Back in 2001, Apple CEO Steve Jobs uttered his now legendary one line pitch for a new product his company were about to release.
‘1000 songs in your pocket’
It’s unlikely even he knew how rapidly things would evolve from that point on. From iPod Classic to iPhone X; Pioneer CDJ500 to Ableton Live and Traktor.
Fast forward 18 years from Jobs’ pronouncement, and I’m standing in a cavernous warehouse in the Bushwick neighbourhood of Brooklyn.
It’s coming up to 3am on a Saturday night, the lights are down and the music is loud. Really loud.
A friend and I are here to see one of the world’s best DJs power his way through a full-tilt 2-hour set: mixer LEDs pulsing, 3 turntables spinning, hands flashing from one to the next and back again.
Classic tracks drop in from nowhere; brand new cuts slice through the room like laser beams.
As another huge bassline rumbles in within mere seconds of the last, blended in seamlessly on the spot, I turn to my friend with a wry smile on my face as the crowd starts hollering in unison with maybe the very same question.
Where did that come from?
He knows what I’m thinking.
‘Amazing what you can do with 22,000 songs in your pocket’, he says, quick as a flash.
The iPod and all the devices that followed opened up access and lowered barriers to entry for music makers and enthusiasts of all stripes.
In the world of DJs, 80 vinyl records in a box became 22,000 (or more?) tracks ready to go at the touch of a button – for amateur and professionals alike.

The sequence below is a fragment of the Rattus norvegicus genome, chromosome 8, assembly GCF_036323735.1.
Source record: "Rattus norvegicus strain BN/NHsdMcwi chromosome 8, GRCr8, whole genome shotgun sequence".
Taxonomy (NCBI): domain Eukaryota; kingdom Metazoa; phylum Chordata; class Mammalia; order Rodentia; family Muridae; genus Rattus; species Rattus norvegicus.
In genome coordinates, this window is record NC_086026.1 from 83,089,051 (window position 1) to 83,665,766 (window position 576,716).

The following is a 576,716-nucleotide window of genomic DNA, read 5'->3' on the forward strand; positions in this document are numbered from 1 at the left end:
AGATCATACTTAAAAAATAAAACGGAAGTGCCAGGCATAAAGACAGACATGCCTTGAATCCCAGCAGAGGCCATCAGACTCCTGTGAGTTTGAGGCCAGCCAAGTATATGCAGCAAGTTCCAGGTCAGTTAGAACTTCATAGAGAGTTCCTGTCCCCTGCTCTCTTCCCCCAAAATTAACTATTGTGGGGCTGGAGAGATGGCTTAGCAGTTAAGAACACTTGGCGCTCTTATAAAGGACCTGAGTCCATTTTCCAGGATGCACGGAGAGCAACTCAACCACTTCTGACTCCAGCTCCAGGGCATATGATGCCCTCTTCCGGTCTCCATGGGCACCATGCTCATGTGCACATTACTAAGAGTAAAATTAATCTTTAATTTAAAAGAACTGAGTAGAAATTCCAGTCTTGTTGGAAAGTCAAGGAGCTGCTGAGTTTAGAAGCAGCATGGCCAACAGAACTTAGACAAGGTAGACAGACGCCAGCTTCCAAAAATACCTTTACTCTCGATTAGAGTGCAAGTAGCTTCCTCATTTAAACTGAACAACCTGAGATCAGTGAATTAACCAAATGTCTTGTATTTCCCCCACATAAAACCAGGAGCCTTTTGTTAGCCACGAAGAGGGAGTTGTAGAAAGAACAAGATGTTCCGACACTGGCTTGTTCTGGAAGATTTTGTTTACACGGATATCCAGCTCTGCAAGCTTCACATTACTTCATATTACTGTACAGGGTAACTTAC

This opened up an almost endless array of options (including getting software to do all the work), but it also forced a prioritisation on decision making and design.
The tyranny of choice is real, so when you’re there, live in the room, with 21,975 options, you may want to think not 1 or 2 ahead but 3, 5, or 10.
Choice allows more scope for improvisation and experimentation, but paradoxically also makes it more challenging.
This is partly why creativity can thrive under constraints, and why design and focused practice matter more than ever.
There’s some compound interest at play here too.
The more you play and the longer you stay in the game, the more you get.
The collection builds. The routes, mixes, paths, and ideas stack up. There are signature styles that can be developed, purple patches to discover. The more you can find ways to stand out.
There are some shortcuts available of course.
But here’s the catch. To do it to a level where it means something, where you stand out? You’ve got to build the skills and hone the craft. And there aren’t any shortcuts for that.
The shifts in our culture that technology creates may make the barriers to entry lower, but the barriers to success are arguably higher than ever.
When it comes to the work we do, we’ve now all got the equivalent of 22,000 songs in our pocket.
That range of choices and resources are table stakes now.
It’s going to be our craft, creativity, design and discipline that’ll set us apart.
And the DJ in question? That’s one for another post.